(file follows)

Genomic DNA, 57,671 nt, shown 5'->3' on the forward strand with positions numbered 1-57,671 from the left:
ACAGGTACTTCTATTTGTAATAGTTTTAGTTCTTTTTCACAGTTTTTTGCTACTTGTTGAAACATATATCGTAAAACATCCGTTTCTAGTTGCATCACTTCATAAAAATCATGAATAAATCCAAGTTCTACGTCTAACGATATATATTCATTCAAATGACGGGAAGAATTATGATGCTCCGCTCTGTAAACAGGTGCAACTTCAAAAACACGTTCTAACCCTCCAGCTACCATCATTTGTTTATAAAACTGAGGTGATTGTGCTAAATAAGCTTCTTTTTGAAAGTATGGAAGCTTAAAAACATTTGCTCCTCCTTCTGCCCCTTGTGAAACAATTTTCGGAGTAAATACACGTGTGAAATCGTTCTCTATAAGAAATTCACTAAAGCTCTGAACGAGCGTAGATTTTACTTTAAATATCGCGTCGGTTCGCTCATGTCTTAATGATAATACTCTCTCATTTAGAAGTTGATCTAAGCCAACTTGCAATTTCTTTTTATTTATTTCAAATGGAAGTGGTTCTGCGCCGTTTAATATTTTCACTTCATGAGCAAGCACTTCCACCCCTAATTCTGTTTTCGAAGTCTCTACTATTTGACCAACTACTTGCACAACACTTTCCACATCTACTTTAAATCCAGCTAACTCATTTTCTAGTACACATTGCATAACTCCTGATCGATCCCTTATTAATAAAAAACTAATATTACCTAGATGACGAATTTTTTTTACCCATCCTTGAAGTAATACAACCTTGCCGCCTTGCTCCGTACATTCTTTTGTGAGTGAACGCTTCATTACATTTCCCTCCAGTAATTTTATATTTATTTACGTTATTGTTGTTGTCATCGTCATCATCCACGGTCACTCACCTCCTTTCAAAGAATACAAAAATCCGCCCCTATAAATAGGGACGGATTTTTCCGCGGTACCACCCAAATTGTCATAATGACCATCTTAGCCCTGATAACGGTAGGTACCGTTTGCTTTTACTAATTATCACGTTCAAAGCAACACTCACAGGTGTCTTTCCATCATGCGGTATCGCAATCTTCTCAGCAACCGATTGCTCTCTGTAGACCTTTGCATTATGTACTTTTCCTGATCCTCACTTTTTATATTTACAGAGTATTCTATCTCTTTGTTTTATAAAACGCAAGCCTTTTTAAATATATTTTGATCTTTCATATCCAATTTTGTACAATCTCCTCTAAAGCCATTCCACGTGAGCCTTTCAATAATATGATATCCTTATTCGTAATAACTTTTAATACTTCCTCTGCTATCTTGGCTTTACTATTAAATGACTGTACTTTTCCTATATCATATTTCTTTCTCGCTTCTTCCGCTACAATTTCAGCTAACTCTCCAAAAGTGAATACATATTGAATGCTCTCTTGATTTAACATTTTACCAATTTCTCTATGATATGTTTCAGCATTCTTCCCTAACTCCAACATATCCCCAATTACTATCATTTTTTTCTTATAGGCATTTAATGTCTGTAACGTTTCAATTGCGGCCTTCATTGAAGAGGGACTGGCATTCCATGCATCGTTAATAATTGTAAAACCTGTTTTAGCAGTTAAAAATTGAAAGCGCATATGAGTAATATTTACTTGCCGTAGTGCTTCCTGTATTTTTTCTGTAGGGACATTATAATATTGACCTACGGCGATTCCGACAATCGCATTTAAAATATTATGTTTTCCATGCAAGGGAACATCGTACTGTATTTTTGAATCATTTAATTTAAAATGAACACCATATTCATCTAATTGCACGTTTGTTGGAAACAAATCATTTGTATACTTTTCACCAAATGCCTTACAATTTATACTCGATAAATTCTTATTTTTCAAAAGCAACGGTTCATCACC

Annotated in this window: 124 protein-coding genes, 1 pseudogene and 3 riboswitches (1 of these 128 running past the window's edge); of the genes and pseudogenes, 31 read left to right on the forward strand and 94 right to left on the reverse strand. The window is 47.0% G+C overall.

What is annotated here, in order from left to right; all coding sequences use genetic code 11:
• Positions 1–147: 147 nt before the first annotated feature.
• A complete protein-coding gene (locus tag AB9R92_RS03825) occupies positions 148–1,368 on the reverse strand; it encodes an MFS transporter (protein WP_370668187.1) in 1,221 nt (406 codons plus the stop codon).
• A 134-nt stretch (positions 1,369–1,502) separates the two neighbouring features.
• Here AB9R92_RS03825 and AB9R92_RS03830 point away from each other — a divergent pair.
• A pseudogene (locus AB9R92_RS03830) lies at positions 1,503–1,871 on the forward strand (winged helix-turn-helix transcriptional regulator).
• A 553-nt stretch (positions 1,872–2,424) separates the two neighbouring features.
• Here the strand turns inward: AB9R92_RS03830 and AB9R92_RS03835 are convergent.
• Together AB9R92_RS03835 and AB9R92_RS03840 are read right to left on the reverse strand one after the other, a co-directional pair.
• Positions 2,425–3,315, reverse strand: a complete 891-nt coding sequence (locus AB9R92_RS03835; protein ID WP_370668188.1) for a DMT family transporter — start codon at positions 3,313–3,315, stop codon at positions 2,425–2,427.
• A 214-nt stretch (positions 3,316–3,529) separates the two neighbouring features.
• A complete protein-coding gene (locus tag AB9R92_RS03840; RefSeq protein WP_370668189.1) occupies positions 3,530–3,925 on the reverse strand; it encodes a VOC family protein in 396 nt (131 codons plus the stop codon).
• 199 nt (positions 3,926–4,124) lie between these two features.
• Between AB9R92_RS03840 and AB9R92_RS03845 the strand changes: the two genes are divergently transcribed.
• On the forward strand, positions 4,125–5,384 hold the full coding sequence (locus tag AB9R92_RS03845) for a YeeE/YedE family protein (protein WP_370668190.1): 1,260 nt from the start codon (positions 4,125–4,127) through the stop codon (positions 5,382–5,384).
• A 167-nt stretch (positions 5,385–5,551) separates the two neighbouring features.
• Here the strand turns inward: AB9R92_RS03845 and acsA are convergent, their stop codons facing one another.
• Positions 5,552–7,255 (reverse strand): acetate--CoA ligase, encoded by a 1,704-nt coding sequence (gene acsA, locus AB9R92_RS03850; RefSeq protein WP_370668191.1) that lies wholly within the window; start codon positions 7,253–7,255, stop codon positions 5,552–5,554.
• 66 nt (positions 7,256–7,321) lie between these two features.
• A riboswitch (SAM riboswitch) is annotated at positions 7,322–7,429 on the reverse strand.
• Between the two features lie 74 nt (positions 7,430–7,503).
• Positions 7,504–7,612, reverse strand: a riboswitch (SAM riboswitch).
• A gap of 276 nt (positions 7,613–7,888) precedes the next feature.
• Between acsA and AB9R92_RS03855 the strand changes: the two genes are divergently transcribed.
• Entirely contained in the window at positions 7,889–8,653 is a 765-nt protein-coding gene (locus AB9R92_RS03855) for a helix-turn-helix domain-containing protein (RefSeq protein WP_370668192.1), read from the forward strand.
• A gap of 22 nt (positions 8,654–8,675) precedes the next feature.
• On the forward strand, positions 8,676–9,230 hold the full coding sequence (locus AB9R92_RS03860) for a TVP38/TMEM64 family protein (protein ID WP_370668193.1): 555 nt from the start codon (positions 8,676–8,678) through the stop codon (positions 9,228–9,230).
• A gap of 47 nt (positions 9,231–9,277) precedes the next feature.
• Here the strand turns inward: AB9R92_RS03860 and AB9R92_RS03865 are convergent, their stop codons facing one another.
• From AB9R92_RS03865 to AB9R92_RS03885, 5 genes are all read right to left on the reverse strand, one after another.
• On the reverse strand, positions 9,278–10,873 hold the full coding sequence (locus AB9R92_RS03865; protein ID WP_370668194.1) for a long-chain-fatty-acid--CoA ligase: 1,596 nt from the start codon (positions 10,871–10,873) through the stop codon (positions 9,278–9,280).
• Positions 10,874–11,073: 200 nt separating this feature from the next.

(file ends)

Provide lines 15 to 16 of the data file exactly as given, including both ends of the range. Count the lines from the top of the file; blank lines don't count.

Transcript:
• A complete protein-coding gene (locus tag AB9R92_RS03840; RefSeq protein WP_370668189.1) occupies positions 3,530–3,925 on the reverse strand; it encodes a VOC family protein in 396 nt (131 codons plus the stop codon).
• 199 nt (positions 3,926–4,124) lie between these two features.